• The Hashemite Kingdom of Jordan. Ministry of Industry and Trade. Greater Arab Free Trade Area (GAFTA).Web. http://www.mit.gov.jo/Default.aspx?tabid=732.
  • Mohamadieh, Kinda, ed. Free Trade in the Arab Region. Cairo: Arab NGO Network for Development, 2006. 6-9. Print.
  • Miniesy, Rania S.; Nugent, Jeffrey B; and Yousef, Tarik M. “Intra-regional Trade Integration in the Middle East.” Trade Policy and Economic Integration in the Middle East and North Africa: Economic Boundaries in Flux. New York: Routledge Curzon. 2004.
  • “Trade between 18 Arab countries hikes to $2.1 trillion – IMF.” Al Bawaba. 12 May 2013: Web. 25 Jun. 2013. http://www.albawaba.com/business/arab-trade-imf-491118.
  • United Arab Emirates. Ministry of Foreign Trade. Greater Arab Free Trade Area. 2009. Web. http://moft.gov.ae/wto/index.php?option=com_content&view=article&id=57&Itemid=25=en.

Topic II: Creating strategies to improve regional food security such as collaborative agricultural research, joint projects, and management of external supply

I. Introduction to the Topic

     A. GENERAL BACKGROUND

Arab countries are facing severe food shortages, with the prospect of these shortages extending and intensifying in the foreseeable future despite the numerous initiatives and regional efforts to combat this situation. The food commodities most affected by shortages include; grains, vegetable oils and sugars. Regional food supplies are further reduced by continued exploitation and un-economical practices involving water and land resources (AOAD, 1). Recognizing the gravity of this issue, the League of Arab States issued the Tunis Summit Declaration on Sustainable Agricultural Development and Food Security in the Arab Region (2004). Further, in 2007 the Arab Organization for Agricultural Development (AOAD) launched the Strategy for Sustainable Agricultural Development. The AOAD was founded in 1970, and this 20 year initiative is its most far-reaching program (AOAD: Introduction).

According to the World Health Organization food security requires three key elements: sufficient quantities of food available on a consistent basis, sufficient resources to obtain the proper nutrition, and appropriate use based on knowledge of nutrition and adequate water sanitation (“Food Security”). Arab states are among the fastest developing in the world, fueled by government programs focused on industrialization and urbanization. Such programs draw attention away from agricultural development and serve to further push production capabilities farther behind. This lack of development and increased urban population sizes has put an enormous strain on dwindling agricultural assets, in a region which imports over 50% of its caloric needs (Babar & Kamrava, 1-3). The Arab Awakening has served to highlight the depth to which food insecurity shapes economic, political, and social stability in the region.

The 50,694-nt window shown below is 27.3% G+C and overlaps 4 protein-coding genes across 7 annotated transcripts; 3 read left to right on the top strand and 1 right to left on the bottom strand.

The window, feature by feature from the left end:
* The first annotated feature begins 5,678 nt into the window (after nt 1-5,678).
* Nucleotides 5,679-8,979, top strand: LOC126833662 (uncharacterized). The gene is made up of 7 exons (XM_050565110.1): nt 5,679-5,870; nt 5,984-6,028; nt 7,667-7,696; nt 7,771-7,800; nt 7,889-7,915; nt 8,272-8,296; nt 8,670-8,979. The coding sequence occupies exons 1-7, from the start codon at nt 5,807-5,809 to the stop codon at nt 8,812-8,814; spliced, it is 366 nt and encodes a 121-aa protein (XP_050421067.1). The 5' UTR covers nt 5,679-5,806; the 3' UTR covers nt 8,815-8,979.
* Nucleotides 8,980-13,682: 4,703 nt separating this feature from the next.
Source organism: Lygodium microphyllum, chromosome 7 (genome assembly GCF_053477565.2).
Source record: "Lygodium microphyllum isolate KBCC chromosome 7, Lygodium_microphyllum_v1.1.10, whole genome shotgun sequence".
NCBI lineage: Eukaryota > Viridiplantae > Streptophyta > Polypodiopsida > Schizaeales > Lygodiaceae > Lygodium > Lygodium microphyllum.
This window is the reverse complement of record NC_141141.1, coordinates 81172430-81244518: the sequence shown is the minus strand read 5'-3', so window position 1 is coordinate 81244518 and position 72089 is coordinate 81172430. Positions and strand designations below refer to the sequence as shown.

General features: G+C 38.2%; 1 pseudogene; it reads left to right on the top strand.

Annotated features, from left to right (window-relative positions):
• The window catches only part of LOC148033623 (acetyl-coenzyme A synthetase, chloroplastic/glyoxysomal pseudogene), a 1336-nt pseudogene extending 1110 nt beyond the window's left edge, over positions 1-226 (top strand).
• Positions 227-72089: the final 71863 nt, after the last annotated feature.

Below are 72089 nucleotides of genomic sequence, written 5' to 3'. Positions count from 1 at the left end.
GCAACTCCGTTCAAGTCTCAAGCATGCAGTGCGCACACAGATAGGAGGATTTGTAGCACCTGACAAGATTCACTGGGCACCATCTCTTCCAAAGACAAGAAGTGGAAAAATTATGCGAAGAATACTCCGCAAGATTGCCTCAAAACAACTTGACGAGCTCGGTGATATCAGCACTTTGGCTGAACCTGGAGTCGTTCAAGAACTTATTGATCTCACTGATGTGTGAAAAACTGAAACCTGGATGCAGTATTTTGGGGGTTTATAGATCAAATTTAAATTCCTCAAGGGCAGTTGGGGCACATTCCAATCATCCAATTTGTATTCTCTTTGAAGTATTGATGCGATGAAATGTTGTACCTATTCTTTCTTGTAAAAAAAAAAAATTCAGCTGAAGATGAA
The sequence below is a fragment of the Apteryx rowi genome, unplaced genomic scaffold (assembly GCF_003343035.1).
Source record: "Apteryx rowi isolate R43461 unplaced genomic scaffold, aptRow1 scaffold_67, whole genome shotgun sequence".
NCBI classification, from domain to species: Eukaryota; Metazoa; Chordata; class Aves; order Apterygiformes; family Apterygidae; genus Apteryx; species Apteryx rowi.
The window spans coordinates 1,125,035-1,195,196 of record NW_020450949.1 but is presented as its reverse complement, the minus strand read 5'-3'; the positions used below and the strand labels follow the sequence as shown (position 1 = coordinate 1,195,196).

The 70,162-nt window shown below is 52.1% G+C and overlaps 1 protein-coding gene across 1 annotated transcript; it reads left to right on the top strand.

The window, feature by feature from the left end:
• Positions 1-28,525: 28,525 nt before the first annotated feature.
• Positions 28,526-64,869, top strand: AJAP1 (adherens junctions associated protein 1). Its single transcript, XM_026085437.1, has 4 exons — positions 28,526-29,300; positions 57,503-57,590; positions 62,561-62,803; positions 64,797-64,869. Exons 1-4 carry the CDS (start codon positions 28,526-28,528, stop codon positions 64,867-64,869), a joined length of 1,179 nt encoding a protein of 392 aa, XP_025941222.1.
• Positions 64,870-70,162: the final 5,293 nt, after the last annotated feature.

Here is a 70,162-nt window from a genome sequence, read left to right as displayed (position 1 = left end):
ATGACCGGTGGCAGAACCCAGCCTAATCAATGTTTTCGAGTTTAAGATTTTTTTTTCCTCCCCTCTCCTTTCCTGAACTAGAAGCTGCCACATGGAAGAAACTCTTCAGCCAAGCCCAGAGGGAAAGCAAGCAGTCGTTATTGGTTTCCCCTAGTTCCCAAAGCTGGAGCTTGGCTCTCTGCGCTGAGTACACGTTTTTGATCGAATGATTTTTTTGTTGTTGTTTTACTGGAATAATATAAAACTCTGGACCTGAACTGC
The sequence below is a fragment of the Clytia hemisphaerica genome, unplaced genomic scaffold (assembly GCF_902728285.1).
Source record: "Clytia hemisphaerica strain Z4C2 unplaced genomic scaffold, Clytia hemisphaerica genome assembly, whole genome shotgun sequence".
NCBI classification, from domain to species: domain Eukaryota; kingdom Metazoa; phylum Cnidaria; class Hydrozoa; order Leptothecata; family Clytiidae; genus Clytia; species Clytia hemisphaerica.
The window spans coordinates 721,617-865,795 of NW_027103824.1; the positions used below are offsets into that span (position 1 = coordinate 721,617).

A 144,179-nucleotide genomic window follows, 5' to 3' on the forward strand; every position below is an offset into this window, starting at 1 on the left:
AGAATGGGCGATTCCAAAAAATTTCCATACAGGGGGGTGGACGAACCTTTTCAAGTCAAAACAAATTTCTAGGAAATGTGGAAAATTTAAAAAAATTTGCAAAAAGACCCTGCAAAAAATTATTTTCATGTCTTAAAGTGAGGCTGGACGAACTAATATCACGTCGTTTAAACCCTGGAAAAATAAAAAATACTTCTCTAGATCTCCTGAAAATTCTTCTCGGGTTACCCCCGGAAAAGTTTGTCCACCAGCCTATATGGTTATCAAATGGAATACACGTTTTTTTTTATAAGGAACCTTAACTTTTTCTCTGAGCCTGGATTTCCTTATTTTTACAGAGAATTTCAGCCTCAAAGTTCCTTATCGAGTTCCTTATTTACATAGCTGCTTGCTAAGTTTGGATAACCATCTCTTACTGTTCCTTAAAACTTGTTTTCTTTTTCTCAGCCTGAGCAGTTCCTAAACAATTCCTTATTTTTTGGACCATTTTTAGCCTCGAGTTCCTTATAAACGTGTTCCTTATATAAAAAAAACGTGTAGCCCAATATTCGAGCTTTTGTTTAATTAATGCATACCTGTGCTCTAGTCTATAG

B. HISTORY OF THE TOPIC IN THE ARAB WORLD

Food Security and instability in the Middle East and North Africa have shared a close connection; in the 1980s and 90s, food riots swept across the region after many governments reduced subsidies in order to pay international debts. The 2008 food crisis, and its resurgence in 2011, has provided ample evidence that food security continues to be a poignant subject. Food prices increased 83% between 2006 and 2008, and the price spike in 2011 pushed 44 million people into poverty globally. A disproportionate number of those affected reside in the Arab world; three-quarters of the population lives in poor rural areas where access to nutritional resources is very limited (Babar & Kamrava, 2). According to the World Bank, 52% of imports to the MENA region are composed of wheat, which will increase by as much as 64% over the next 20 years (Larson, Lampiette, and et al).